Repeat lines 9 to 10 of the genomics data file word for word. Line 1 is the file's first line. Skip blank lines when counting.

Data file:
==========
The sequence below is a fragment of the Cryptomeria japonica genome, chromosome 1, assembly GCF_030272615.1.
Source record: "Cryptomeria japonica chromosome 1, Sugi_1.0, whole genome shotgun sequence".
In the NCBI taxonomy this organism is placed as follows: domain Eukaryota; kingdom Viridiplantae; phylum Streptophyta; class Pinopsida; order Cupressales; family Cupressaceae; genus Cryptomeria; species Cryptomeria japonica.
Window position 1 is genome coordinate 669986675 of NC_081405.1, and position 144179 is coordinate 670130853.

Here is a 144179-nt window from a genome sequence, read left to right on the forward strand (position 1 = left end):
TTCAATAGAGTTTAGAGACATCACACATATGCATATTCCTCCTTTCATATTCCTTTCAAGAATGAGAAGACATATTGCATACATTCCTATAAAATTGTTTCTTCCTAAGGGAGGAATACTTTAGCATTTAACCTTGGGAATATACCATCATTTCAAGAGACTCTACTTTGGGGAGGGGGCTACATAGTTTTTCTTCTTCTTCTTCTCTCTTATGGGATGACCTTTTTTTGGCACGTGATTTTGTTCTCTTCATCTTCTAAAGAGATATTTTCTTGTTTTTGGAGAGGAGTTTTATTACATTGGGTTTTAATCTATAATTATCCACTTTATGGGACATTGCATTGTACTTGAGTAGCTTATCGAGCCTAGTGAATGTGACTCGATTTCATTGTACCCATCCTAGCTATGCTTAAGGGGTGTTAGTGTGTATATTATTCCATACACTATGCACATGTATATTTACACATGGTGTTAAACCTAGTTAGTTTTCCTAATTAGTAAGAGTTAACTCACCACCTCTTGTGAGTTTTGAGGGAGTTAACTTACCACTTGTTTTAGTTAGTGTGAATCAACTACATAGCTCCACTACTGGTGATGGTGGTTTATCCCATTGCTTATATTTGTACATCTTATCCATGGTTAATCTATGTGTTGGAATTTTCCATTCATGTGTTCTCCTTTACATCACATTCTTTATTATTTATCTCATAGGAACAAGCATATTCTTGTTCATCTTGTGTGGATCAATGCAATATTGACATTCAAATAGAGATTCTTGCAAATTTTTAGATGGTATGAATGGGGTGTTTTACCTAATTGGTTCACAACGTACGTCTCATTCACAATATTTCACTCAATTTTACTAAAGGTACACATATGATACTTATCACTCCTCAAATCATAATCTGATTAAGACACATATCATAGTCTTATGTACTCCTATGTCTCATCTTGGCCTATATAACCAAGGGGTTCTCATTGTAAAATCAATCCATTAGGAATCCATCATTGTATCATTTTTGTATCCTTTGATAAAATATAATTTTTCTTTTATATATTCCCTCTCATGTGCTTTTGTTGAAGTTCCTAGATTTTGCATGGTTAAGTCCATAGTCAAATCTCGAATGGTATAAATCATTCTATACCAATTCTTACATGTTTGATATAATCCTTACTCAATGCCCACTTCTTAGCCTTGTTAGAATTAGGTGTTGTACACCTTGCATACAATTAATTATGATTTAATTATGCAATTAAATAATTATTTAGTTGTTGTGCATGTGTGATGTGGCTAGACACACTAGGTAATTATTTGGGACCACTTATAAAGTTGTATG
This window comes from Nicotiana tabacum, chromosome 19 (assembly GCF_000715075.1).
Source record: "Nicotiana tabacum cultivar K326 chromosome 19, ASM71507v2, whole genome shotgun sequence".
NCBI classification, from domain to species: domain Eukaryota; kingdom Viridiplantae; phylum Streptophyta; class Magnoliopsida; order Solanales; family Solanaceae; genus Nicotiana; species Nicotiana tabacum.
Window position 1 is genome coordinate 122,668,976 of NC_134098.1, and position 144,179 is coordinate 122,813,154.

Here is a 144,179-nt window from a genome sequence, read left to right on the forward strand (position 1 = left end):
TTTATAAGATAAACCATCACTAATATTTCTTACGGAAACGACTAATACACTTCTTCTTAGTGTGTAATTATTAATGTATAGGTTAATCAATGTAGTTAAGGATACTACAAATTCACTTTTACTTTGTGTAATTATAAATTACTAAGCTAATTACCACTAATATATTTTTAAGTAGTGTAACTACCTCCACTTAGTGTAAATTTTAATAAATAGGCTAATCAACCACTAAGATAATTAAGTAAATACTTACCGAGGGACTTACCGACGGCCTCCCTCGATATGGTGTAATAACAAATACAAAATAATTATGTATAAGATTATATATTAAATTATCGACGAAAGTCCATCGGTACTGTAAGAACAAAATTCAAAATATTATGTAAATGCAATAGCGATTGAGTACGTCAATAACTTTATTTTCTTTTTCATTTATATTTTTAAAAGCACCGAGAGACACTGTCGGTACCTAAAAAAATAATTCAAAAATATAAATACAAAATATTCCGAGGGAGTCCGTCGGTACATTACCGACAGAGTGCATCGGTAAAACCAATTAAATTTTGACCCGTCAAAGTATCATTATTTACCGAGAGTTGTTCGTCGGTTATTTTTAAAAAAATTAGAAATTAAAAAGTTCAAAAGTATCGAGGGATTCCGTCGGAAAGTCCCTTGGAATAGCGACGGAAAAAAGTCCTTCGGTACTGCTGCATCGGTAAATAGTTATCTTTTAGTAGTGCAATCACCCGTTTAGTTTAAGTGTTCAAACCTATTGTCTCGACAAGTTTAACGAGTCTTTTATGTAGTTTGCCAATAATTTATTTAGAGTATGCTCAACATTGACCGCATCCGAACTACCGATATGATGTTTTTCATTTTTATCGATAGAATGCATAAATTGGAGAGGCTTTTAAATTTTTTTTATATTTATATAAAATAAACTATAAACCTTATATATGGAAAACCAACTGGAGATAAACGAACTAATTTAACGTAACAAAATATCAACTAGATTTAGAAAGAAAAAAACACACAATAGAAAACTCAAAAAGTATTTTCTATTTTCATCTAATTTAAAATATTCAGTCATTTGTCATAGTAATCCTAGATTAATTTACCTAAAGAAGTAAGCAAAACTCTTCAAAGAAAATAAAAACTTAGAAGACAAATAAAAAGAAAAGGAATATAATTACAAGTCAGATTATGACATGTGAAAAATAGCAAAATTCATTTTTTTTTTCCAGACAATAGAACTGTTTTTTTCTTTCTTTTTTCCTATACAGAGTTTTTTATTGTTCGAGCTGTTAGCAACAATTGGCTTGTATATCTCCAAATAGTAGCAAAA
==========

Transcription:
NCBI classification, from domain to species: domain Eukaryota; kingdom Viridiplantae; phylum Streptophyta; class Magnoliopsida; order Solanales; family Solanaceae; genus Nicotiana; species Nicotiana tabacum.
Window position 1 is genome coordinate 122,668,976 of NC_134098.1, and position 144,179 is coordinate 122,813,154.